By David Baldacci
Grand Central, $29, 432 pages
There is a haunting quality about an execution style shooting outside the FBI building in Washington. You can visualize the late J. Edgar Hoover licking his chops as the plot plunges into murder, suicide and spies.
David Baldacci is master of this kind of thriller which has a colorful cast of agents, one of whom sees murder in blue. Veteran agent Amos Decker suffers from a brain trauma caused on a football field which is called hyperthemesia, and he is also coping with a strange malady that causes him to see death in shades of blue ranging from ethereally bright to midnight. So he is admirably qualified as a member of the team investigating the strange case of Walter Dabney.
Dabny was a wealthy and successful government consultant with a happy marriage and four daughters. And on the day that Decker encounters him, Dabney is walking toward the FBI biding when he shoots a woman walking behind him and then shoots himself. Decker sees it all. In blue of course. And the Dabney case is frustrating because there seems to be no reason for his becoming a murderer and a suicide. The woman he shot was a substitute school teacher with an apparently innocent record.
It is a complicated plot spattered with violence and frustration especially for Decker because of its lack of solid clues. Except they discover that Dabney is dying of cancer and had only months to live and that one of his family had gambling debts of 10 million dollars. The lawmen deduce Dabney was a spy and possibly had been a spy for a long time. At this point an agent of the Defense Intelligence Agency becomes part of the team and she adds her own brand of tough color to the scene.
The secrets of Walter Dabney prove to be a closely woven web that involves national security and a looming threat to the nation. Hoover probably would have loved it. And the Dabney family is at the heart of the secrets — the lovely Mrs. Dabney and her lovely home turn out to be something else entirely and even cost the life of her faithful housekeeper. There is a nice touch in the mystery the dolls. Each of the Dabney daughters has a beloved doll that is preserved in their childhood rooms and each doll contains a secret.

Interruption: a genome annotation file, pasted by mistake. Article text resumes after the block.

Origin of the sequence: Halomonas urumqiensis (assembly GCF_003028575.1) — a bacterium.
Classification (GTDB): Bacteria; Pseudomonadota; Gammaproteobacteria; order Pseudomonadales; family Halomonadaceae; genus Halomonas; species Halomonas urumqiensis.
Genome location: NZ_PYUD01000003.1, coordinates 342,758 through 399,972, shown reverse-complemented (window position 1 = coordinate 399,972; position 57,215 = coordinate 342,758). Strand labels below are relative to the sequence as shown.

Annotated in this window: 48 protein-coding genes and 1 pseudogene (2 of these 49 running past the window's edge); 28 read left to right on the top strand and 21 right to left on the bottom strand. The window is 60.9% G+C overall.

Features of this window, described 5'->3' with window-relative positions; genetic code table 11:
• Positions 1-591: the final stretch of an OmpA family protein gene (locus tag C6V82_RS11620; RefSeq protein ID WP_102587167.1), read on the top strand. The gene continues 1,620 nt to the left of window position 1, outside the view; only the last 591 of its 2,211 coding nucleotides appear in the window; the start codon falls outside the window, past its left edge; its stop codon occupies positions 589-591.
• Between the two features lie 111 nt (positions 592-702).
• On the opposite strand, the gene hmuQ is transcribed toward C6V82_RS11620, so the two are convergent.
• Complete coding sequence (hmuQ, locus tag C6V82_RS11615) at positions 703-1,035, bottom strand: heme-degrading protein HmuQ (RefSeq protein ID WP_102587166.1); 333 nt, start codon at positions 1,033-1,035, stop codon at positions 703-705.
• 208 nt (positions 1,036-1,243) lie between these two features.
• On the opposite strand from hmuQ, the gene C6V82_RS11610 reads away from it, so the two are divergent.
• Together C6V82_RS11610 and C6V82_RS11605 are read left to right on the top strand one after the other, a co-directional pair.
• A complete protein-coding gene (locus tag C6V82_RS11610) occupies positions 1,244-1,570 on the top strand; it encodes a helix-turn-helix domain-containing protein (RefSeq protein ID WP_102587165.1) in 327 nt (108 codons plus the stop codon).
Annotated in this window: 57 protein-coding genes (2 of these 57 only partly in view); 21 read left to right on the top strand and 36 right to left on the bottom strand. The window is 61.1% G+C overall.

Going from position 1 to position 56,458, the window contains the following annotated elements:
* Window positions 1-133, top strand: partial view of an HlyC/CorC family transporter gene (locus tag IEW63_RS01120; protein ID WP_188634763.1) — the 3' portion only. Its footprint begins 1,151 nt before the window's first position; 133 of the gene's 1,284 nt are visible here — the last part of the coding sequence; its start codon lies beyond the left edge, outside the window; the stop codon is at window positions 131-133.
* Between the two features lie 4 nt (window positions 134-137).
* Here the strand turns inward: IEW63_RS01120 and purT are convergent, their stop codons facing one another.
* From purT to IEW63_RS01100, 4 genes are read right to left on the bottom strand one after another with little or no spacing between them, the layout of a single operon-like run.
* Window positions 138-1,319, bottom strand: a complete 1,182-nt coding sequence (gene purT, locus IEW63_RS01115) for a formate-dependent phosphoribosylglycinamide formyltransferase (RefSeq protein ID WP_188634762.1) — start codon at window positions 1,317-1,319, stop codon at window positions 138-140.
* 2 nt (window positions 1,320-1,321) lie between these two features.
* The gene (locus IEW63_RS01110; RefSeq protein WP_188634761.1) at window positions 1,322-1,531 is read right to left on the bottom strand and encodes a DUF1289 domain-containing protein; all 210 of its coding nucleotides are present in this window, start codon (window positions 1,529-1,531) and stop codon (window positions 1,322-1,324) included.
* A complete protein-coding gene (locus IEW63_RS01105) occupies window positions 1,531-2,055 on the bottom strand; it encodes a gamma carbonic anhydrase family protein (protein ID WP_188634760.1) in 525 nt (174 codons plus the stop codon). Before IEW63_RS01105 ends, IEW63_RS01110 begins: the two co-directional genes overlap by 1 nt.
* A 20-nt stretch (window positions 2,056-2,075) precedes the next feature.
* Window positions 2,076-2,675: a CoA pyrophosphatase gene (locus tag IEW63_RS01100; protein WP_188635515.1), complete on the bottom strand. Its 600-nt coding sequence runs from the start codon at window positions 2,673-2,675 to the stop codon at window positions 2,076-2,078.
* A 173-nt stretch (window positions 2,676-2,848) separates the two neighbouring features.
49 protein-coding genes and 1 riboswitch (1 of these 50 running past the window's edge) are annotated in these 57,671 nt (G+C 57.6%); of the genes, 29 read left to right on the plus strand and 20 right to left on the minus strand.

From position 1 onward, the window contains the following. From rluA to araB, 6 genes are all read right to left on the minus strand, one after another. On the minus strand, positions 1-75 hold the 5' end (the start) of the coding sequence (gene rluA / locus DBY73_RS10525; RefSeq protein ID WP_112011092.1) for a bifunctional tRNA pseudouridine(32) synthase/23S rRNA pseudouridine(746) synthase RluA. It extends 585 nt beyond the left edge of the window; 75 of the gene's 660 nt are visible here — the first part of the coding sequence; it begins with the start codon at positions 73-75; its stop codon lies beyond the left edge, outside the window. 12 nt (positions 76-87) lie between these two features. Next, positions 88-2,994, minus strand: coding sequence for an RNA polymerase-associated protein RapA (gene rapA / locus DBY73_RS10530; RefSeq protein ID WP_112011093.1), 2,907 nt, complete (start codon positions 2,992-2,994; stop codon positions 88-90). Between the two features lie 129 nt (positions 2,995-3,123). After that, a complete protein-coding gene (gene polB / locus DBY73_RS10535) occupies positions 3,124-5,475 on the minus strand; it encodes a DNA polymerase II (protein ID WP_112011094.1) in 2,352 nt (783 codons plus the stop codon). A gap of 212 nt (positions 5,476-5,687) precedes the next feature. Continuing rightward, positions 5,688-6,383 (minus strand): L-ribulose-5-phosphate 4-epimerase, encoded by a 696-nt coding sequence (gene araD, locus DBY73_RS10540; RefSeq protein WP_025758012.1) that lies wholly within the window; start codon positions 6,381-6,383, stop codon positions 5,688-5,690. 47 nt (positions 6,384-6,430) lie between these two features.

The perfect family, as usual, is a grim mixture of lies and hypocrisy and the irony of it all is that Walter Dabney was very much what he seemed to be, but he was swallowed up in the swamp of espionage and savagery. It is the kind of case that Decker likes despite the fact he is still consumed by grief over the memories of his slaughtered family and his own frailties. He longs for his memories yet is afraid of what will happen if he ever returns to normal psychological life. The importance of the work is stressed by a special visit to the White House and what sounds like a rather pompous lecture from the president himself on the peril the nation faces if the case is not resolved and the spies unmasked and captured.
There is a little romance involving the tortured Decker and Jamison, a down-to-earth young FBI agent who protects him from himself as well as his enemies. The denouement is particularly explosive as might be expected and there is a poignant scene in a cemetery when the sad story of the Dabneys is at last revealed — and it is sad because they were in many respects a happy family except they succumbed to the kind of temptation that leads to death. Equally mysterious but far more ruthless is the life and times of Anne Berkshire, the school teacher murdered by Dabney, who proves to have a lurid history made even less excusable by her use of a dying child and his book to provide a channel of information.
Mr. Baldacci has come up with another winner of a thriller and the reader can expect to hear more about the agent who sees everything in blue.
• Muriel Dobbin is a former White House and national political reporter for McClatchy newspapers and the Baltimore Sun.
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